Van Zyl saw no reason why Pistorius shouldn’t be allowed to run again by athletics authorities while accused of murder and said that he had been contacted by race promoters who wanted to see Pistorius return to competition.
“If they (track bodies) don’t allow him to run and he walks out (of court) a free man, there might be a problem,” Van Zyl said.
The judge also ruled in favor of Pistorius on three other bail restrictions.
He no longer has to be regularly supervised by a probation official and a ruling that he wasn’t allowed to consume alcohol and could be tested at any time for alcohol and “prohibited substances” was lifted. Bam also slammed one of the bail conditions imposed by another court, saying a condition that Pistorius would be in breach of his bail if he was merely accused of another crime against women was “fraud.” It went against Pistorius’ constitutional right to be innocent until proven guilty, Bam said.
The high court judge’s rapid ruling came three hours after the hearing began.
Two other restrictions — that Pistorius was not allowed to return to his house, where he shot Steenkamp dead on Feb. 14, and had to report regularly to a police station — should be “disregarded,” the judge said.
It meant Pistorius’ legal team succeeded in all its appeals. Pistorius’ lawyers smiled after the judge ruled in their favor.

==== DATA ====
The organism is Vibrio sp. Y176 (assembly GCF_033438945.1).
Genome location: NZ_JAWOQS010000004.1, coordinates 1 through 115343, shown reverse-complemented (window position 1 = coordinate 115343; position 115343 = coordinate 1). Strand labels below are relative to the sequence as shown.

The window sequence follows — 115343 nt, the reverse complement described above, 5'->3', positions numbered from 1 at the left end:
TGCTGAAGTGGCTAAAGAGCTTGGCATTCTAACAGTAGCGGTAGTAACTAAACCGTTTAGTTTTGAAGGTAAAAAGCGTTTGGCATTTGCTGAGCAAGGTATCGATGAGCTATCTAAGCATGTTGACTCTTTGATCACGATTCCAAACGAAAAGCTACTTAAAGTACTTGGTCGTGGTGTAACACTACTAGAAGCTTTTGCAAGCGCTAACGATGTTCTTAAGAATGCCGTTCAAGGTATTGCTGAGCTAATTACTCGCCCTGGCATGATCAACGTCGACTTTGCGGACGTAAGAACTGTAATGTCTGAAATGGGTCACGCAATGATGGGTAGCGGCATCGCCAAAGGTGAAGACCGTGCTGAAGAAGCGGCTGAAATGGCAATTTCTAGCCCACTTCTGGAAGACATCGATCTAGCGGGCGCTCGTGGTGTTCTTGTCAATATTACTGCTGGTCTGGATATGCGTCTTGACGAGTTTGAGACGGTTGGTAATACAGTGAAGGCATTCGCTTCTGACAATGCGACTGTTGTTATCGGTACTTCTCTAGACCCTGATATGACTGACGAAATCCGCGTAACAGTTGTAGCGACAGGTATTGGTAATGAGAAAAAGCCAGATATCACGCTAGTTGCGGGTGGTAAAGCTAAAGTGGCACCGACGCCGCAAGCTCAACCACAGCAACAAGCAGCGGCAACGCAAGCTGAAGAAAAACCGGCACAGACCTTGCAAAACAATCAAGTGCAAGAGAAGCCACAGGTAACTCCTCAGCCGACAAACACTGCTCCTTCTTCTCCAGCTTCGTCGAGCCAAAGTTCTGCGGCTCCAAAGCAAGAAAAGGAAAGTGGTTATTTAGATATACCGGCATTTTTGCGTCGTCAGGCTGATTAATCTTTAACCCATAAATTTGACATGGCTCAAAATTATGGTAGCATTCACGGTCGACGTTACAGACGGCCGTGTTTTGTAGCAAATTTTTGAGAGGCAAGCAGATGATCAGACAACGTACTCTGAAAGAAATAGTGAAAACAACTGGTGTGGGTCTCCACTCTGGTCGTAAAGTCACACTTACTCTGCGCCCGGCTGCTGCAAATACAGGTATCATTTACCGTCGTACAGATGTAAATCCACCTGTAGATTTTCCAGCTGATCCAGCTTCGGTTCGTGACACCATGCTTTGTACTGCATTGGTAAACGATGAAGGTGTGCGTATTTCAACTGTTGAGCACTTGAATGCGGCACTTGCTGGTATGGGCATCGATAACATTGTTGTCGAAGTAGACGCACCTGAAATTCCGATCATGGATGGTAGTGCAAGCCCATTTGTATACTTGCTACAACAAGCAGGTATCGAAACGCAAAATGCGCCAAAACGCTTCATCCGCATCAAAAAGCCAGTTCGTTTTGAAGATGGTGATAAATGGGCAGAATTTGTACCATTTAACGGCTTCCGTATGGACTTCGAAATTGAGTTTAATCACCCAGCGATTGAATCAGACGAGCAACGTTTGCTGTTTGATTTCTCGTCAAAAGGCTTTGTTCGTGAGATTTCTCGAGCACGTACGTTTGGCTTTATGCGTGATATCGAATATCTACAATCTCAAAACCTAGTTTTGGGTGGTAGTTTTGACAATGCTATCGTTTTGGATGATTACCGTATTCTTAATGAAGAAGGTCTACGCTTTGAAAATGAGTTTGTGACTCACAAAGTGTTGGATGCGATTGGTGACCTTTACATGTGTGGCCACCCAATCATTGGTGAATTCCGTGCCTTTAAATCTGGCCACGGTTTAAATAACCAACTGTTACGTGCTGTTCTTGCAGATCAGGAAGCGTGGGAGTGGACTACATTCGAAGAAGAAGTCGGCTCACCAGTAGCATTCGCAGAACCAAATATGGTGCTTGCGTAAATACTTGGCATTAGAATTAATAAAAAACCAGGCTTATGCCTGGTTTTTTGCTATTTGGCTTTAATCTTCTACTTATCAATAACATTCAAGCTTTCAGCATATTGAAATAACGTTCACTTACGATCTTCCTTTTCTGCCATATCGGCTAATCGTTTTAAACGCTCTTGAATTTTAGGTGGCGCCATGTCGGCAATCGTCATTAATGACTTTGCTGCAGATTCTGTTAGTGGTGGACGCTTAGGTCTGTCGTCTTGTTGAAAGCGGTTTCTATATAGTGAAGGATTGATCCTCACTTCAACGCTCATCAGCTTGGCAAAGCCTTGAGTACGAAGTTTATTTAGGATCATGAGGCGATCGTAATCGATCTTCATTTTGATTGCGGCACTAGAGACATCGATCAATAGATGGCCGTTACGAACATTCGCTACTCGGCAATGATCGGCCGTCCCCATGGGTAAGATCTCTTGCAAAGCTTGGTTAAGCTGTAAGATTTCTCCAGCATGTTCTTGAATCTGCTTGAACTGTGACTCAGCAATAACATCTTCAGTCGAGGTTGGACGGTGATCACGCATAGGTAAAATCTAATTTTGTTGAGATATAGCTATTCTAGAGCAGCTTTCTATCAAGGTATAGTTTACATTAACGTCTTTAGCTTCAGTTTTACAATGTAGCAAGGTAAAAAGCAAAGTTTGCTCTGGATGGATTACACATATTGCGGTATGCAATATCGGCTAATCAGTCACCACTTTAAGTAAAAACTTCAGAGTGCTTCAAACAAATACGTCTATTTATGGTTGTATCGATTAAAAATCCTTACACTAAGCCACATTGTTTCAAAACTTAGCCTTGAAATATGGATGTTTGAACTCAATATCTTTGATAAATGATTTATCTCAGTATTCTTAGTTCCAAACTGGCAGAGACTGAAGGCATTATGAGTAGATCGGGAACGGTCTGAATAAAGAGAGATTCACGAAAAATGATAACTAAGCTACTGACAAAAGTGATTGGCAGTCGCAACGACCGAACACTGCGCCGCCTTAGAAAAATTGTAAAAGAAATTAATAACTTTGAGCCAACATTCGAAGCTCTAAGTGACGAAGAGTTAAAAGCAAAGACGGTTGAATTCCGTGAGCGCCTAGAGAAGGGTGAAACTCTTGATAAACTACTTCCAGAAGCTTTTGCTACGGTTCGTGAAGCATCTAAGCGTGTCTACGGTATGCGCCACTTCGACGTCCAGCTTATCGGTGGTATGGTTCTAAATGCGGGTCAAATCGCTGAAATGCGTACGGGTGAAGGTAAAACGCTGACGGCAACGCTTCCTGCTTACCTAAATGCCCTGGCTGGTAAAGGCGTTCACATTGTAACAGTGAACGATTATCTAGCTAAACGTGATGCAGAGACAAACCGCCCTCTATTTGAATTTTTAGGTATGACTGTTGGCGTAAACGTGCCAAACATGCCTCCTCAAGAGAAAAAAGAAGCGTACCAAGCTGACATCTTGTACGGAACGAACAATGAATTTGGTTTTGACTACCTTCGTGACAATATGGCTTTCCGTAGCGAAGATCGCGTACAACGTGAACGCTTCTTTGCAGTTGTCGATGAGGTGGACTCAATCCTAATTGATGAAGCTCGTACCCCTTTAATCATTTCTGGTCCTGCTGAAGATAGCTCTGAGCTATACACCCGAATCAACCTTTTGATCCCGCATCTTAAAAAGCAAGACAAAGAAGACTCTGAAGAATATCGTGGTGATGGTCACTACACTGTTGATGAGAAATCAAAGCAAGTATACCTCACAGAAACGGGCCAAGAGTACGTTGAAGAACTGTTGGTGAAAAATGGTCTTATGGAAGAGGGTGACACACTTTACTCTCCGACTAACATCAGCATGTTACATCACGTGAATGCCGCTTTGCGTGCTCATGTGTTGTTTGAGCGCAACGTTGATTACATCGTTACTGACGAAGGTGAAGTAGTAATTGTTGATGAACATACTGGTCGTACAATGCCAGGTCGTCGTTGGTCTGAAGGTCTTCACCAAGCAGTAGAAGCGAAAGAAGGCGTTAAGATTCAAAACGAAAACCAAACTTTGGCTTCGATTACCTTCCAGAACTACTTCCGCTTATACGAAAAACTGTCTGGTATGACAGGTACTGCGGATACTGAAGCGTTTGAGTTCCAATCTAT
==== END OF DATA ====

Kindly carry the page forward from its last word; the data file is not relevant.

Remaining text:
The prosecution wouldn’t comment on how the ruling affected its case.
“Our focus is on the upcoming trial and we need to focus on that with all our minds,” National Prosecuting Authority spokesman Medupe Simasiku said. “The investigation is going well and we believe that soon it will be completed.”
The athlete’s lawyers had earlier argued that he was being treated as a flight risk by his bail restrictions even though a magistrate ruled last month that he was not when he released Pistorius on 1 million rand ($108,000) bail.
Defense lawyer Roux also argued against a ruling that prevented him from speaking to residents near his home, saying he should be allowed to consult with them to prepare his defense.
Prosecutors had opposed the relaxing of Pistorius’ bail restrictions and also said the appeal should have gone to the original magistrate’s court that set bail for Pistorius, and not Pretoria’s high court. Chief Magistrate Desmond Nair imposed the bail conditions on Feb. 22. Pistorius had been held in a police station until then. He hasn’t been seen in public since and is believed to have been staying at an uncle’s house.
Pistorius was not required to attend his appeal hearing and none of his family members were present at the court in the heart of South Africa’s capital city.
At Pistorius’ next court appearance in early June, the prosecution would aim to serve indictments, chief prosecutor Gerrie Nel told the court. Nel said there is a possibility that Pistorius’ trial will begin by the end of the year.